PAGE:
His new sounds don’t necessarily mean that Thetford has traded in his Merle Haggard albums for the Human League discography, but he says “Walk Through the Dark” is more reflective of some of the music he loved growing up and still does today. A lot of people have told Thetford they love it, but he admits not everyone is a fan. 

“Some of my old bandmates are not a fan of where I’m going with my music but most everyone has been supportive,” Thetford says. “I’m 47 and I grew up in the 1980s listening to all kinds of music. I love The Cure, Depeche Mode and a lot of synth-driven bands from that time. The War on Drugs is a newer band I’ve been getting into.”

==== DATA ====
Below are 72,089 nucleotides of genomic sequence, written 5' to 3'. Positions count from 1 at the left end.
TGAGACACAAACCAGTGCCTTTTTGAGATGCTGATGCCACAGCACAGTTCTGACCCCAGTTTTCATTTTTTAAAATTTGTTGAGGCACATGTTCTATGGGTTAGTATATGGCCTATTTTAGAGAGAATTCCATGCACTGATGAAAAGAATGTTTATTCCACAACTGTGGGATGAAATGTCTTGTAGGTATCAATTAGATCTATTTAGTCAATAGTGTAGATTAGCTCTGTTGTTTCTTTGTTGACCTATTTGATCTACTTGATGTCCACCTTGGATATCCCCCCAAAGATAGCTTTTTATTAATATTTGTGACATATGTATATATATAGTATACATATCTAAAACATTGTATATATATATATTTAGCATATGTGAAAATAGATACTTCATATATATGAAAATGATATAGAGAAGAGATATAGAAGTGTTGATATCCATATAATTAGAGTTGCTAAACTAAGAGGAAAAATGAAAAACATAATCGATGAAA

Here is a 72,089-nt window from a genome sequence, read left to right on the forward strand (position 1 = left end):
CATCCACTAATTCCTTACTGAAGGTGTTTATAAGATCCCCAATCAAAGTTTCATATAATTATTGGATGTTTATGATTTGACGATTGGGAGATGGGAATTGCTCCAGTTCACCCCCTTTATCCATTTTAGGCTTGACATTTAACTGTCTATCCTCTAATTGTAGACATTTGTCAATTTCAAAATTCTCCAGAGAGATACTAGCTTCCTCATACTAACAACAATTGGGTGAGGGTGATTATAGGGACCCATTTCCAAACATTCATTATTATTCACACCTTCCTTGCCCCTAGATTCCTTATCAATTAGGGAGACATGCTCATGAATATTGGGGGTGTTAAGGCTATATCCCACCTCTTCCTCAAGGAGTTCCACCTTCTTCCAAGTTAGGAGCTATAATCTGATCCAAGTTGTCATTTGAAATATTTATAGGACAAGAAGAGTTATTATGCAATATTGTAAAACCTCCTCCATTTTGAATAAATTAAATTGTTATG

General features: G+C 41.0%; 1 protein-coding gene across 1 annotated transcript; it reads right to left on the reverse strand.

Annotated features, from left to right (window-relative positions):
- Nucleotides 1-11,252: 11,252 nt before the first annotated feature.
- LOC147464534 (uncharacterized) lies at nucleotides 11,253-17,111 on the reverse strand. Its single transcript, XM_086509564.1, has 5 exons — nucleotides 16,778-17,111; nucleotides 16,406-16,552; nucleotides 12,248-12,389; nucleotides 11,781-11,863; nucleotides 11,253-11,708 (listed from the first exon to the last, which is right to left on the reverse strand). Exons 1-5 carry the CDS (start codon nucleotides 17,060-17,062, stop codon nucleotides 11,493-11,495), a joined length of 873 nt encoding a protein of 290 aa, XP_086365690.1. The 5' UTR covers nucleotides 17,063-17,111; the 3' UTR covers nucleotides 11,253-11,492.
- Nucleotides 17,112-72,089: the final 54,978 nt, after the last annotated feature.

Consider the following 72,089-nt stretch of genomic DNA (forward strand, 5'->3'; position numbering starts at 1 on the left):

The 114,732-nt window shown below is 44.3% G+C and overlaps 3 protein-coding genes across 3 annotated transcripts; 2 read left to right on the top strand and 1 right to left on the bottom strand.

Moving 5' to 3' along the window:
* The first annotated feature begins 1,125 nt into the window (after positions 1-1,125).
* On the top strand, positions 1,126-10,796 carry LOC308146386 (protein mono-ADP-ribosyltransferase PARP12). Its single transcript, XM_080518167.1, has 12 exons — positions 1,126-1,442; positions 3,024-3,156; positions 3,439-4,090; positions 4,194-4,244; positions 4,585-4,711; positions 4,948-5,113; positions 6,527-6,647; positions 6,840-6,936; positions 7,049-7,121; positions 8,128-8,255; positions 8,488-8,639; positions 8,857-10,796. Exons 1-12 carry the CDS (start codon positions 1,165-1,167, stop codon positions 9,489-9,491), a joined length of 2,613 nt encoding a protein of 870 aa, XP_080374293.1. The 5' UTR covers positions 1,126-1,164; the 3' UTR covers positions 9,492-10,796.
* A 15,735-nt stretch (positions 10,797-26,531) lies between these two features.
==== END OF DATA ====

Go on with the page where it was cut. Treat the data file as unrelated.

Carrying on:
Thetford says he will always be a fan of old-school country but admits it isn’t what he listens to most days. During his interview, he also cited the music of Sharon Van Etten, St. Vincent and The Cranberries as artists in heavy rotation in his home. 

Thetford says the simple message in “Walk Through the Dark” deals with the beauty of life and how easily most of us forget it. 

“We all go through things in life that take us to dark places sometimes,” Thetford explains. “It might be a family matter or your job, but it happens to everybody. The message in the song is that we’ll get through it. The big outro of the song is me (with collaborator Renée Coolbrith) repeating the phrase ‘Life is so beautiful.’ When you go through something dark, it’s easy to forget how beautiful life really is.” 

Thetford compiled a band of all-stars to record “Walk Through the Dark,” including Dave Gutter of Rustic Overtones on bass, Luke Mallett of the Mallett Brothers Band on guitar and guitarist John Nils.